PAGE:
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Wednesday, July 04, 2012

Lobbying Power

I do not really study American politics and lobbying, but this tidbit from a year- old Time magazine (June 20, 2011) recently caught my attention:
...the fossil-fuel industries are lobbying Congress hard to block any legislation that would impose federal standards for renewable energy or diminish their special status. This includes $5.5 billion each year in tax breaks and discounted royalty payments as a result of $200 million in lobbying and political contributions. By contrast, the clean-energy lobby, which includes wind and solar, spent $30.7 million in 2010.
Wind energy, which currently makes up just 2.4% of the U.S. energy grid, has received some fairly significant subsidies in recent years.  Indeed, earlier in the article, the journalist pointed out that Spanish energy company "Iberdrola received over $1 billion in cash grants from the U.S. Treasury" as part of the Obama stimulus plan. 
According to the National Journal, the renewable energy industry received in total about $7 billion in "tax credits and grants for energy from solar, wind, geothermal, and ethanol." Those have now mostly expired, I think.

Unfortunately, green energy subsidies have not been popular in the new "tea party" Congress, partly as a result of the half billion lost in the Solyndra deal.  As the NY Times  reported in late January:
As of early this year, the cash-grant program, known as the 1603 program, had awarded $1.76 billion for more than 22,000 solar projects, according to the Treasury Department.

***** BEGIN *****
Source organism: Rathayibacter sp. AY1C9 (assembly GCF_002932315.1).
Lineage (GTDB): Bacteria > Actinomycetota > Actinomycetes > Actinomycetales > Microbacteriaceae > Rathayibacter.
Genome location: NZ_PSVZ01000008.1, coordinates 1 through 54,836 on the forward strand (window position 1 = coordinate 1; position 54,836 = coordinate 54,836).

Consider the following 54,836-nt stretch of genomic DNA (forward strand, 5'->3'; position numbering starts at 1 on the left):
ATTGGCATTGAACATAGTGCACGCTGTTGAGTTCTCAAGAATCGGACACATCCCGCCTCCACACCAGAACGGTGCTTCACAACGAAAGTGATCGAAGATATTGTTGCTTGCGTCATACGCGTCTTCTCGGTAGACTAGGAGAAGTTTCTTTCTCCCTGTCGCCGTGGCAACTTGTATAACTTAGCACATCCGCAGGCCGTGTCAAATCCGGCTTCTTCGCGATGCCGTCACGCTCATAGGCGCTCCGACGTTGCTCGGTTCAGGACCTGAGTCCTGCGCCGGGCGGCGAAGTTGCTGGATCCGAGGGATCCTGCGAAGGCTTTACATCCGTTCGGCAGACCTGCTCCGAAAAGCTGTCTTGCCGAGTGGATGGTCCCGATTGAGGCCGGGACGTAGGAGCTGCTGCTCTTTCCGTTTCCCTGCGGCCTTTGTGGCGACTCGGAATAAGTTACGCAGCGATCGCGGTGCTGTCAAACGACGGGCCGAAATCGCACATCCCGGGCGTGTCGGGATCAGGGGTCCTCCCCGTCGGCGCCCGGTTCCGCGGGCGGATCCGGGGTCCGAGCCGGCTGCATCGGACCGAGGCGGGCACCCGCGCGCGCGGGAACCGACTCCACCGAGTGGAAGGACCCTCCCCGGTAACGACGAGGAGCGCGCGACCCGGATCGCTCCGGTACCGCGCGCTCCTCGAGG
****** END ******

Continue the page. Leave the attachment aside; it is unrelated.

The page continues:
The Obama administration supported an extension of a tax credit plan that would have provided another  $6.8 billion from 2011-2015. Of course, these policies are being framed around jobs more than the environmental or geopolitical implications:
“Because of federal investments, renewable energy use — sources like wind and solar — has nearly doubled,” Mr. Obama said at a stop at Buckley Air Force Base in Aurora, Colo., where he promoted the increasing use of renewable power by the military and repeated a call for Congress to approve the tax credits. “Thousands of Americans have jobs because of those efforts.”
One-third of the growth in renewable energy in recent years has been in wind power. Solar has also grown quickly, but it is still relatively expensive in the face of cheap coal. In any case, it would appear that even modest lobbying can be effective if the audience is receptive to the requests. Perhaps the fossil fuel industry spends so much because most politicians realize that the subsidies are bad policy. 


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